Cariboo arts and mining community to feature in CBC series Still Standing

Wells, B.C. is set to be featured in the Season 4 finale episode of CBC’s television show Still Standing.

The award-winning series follows Canadian comedian Jonny Harris (of Murdoch Mysteries fame) as he drops in on small towns across the country, to discover the stories of their founders, their resilience and their people.

Wells, around an hour’s drive east of Quesnel, is well-known locally for its mix of artists and miners, and Harris explores this dichotomy in the episode, which will air on Dec. 11. He meets with locals, unearths their stories, and then performs a stand-up routine about the town. His jokes are woven throughout the episode, as Harris discovers Wells’ many charms.

James Douglas, a resident of Wells who is also the manager of visitor experiences and public relations at Barkerville, is featured in the episode, which was filmed at the end of March, 2017.

“They had this idea that even though it was winter, to pedal around the town on one of the pedal bikes that’s provided by the Frog in the Bog gift store here,” he says.

Douglas rode around with Harris and told him details of the town’s founding father, Fred Wells. Douglas, also an actor, has performed a one-man show about Fred Wells, which was written by his wife Danette Boucher, for several years.

“[Jonny] had some great questions. … He was very interested in [Fred Wells] and to see if he could pluck out some interesting historical anecdotes about the man who the town is named for,” says Douglas.

Along with his pedal bike tour with Douglas, Harris takes a painting lesson from Peter Corbett, an artist/fish biologist; rides a snowmobile with five-year-old Sierra Leroy and her friends; interviews Barkerville Gold Mines’ Jason Kosec; pairs chocolate and Barkerville Brewing Co. beer with chocolatier Margaret Inoue; meets with Jack O’ Clubs pub and general store owner Eric Andersen; and talks about Wells’ hippy vibes with Judy Campbell, Jodie Hunter, Ann Lang, Deb McKay and Sharon Brown, who moved to the town in the late 1960s.

The area’s natural beauty is also showcased in the episode, with sweeping shots of snow-topped homes nestled amongst the mountains.

In order to be considered for CBC’s show, Wells residents, including Douglas, had to submit a proposal to the producers, who whittled down a list of potential filming locations to 13 towns to feature in Still Standing’s Season Four. Wells was the first episode shot for this season, and the crew was in town for a week back in spring 2017.

“They were extremely polite and hardworking but also a very friendly crew, they cleaned up after themselves … which you don’t always get when there’s a larger film company that comes in. But these guys were absolute ambassadors for this kind of TV work,” says Douglas.

The episode explores how Wells’ gold-mining roots have resurfaced, with the recent success of Barkerville Gold Mines in the area, and how the mining industry is working to knit itself into the fabric of the arts community Wells has become known for.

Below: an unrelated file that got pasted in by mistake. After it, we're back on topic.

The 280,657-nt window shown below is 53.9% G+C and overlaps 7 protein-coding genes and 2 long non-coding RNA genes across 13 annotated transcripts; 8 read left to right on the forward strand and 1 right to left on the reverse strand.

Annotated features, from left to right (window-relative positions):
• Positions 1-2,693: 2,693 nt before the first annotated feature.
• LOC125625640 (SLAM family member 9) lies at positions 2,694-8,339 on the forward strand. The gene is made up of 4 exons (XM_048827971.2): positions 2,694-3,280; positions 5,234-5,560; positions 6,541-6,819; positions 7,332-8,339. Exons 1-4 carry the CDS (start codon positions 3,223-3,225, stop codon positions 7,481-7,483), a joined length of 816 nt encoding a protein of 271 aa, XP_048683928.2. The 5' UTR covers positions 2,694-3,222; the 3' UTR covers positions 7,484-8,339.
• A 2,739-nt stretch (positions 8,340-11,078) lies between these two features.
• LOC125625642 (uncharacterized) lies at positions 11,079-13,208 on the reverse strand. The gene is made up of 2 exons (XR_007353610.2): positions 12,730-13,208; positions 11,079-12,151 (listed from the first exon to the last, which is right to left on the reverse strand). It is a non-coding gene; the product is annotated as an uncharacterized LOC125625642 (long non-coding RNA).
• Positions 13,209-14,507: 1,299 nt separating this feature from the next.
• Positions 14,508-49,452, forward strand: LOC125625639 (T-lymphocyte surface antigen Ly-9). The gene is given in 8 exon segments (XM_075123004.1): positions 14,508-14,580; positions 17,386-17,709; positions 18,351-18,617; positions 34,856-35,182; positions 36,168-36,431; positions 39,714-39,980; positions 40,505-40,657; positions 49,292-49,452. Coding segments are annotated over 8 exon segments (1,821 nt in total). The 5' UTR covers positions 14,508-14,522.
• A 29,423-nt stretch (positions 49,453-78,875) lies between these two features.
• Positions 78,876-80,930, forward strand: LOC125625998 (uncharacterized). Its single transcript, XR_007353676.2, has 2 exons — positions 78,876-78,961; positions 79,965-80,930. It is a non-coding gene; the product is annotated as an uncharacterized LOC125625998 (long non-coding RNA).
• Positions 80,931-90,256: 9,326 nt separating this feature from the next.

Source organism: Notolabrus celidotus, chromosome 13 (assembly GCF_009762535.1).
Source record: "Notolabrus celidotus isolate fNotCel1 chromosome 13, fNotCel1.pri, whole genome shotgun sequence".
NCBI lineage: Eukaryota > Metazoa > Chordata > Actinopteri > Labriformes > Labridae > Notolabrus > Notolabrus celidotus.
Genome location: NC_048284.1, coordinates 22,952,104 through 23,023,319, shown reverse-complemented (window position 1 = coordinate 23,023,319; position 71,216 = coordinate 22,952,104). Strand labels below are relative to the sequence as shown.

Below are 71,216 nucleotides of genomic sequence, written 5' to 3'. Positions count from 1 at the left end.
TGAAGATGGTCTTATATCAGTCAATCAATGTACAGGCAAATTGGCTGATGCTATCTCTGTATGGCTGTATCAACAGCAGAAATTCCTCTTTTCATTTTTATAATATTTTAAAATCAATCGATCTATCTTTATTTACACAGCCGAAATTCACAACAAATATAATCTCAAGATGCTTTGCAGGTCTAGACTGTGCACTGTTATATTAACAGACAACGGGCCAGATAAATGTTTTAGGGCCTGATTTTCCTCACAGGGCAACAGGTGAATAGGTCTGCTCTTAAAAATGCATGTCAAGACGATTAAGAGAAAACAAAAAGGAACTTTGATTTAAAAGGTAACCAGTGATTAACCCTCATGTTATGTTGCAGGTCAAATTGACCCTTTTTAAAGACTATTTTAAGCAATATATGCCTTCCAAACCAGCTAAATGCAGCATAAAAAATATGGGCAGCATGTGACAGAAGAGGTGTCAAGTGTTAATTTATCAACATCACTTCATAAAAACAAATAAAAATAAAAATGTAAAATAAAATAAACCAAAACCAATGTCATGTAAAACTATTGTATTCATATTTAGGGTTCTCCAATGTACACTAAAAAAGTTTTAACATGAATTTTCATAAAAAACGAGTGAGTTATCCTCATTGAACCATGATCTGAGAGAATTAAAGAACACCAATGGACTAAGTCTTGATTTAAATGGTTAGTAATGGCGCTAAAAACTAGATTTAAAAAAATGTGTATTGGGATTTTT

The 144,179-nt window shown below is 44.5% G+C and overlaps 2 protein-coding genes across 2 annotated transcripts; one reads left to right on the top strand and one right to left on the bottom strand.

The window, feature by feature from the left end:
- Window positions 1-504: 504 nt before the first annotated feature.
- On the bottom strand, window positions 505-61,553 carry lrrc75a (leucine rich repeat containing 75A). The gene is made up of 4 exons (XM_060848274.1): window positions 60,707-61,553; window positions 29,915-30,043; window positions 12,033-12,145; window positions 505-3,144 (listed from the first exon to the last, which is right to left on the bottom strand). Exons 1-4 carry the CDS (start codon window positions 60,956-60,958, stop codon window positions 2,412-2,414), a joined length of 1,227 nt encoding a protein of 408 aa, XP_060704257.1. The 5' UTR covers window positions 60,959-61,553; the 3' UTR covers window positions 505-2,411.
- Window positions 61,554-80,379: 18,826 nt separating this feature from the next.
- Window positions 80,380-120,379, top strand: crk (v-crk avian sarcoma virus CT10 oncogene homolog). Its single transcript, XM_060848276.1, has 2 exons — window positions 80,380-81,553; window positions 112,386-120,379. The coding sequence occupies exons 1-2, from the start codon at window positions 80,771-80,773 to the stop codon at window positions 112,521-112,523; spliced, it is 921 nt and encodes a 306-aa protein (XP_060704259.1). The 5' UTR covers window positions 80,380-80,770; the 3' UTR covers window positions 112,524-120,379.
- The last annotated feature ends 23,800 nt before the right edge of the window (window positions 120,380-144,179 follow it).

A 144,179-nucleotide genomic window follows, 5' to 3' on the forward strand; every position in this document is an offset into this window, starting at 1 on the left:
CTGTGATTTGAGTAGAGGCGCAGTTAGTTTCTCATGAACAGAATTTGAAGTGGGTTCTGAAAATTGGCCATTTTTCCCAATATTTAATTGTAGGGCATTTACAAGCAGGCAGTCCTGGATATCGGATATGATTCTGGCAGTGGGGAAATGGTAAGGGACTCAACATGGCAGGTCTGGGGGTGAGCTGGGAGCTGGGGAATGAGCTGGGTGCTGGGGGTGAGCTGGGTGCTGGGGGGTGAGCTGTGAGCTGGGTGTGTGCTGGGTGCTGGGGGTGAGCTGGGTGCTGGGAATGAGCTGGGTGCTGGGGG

“One of the things the episode captures really well is the very beginnings of what is now a fairly firmly established synergy between the hard rock mining industry that is continuing to employ a lot people in Wells right know, as well as the arts and culture side of things,” says Douglas.

The town’s population has swelled in the past few years. Douglas says the winter population (always lower than the summer population, which sees an influx of workers for Barkerville, plus tourists and artists) is currently the highest he can remember it being in the 20 years he’s lived in the area.

He says the gold mine is a big supporter of the arts, and the community at large. It held a Christmas party last week for residents, another sign of its commitment to the community.

READ MORE: Barkerville Gold Mines Ltd. throwing community Christmas party in Wells

“With a community, it’s important to have numbers to support things like community organizations – the Wells Historical Society, Island Mountain Arts, all of those things. To have a larger population base to draw on for that volunteerism is incredibly healthy for a town,” says Douglas.

Don’t miss the Wells, B.C. episode of Still Standing, which airs on Tuesday, Dec. 11 at 8 p.m. Pacific time on CBC, the CBC TV streaming app, and cbc.ca/watch.



editor@quesnelobserver.com

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Comedian Jonny Harris enjoying Wells, B.C. during the filming of his show Still Standing in March 2017. Courtesy of CBC
Wells resident James Douglas, right, takes comedian Jonny Harris on a tour of the town by peddle bike. Courtesy of CBC
CBC’s Jonny Harris with some of Wells’ local women who arrived in the town in the late 1960s. Courtesy of CBC
Still Standing host Jonny Harris snowmobiling with the Leroy family and friends in Wells, B.C. Courtesy of CBC
Jonny Harris taking a painting lesson from Peter Corbett, a Wells artist and fish biologist. Courtesy of CBC

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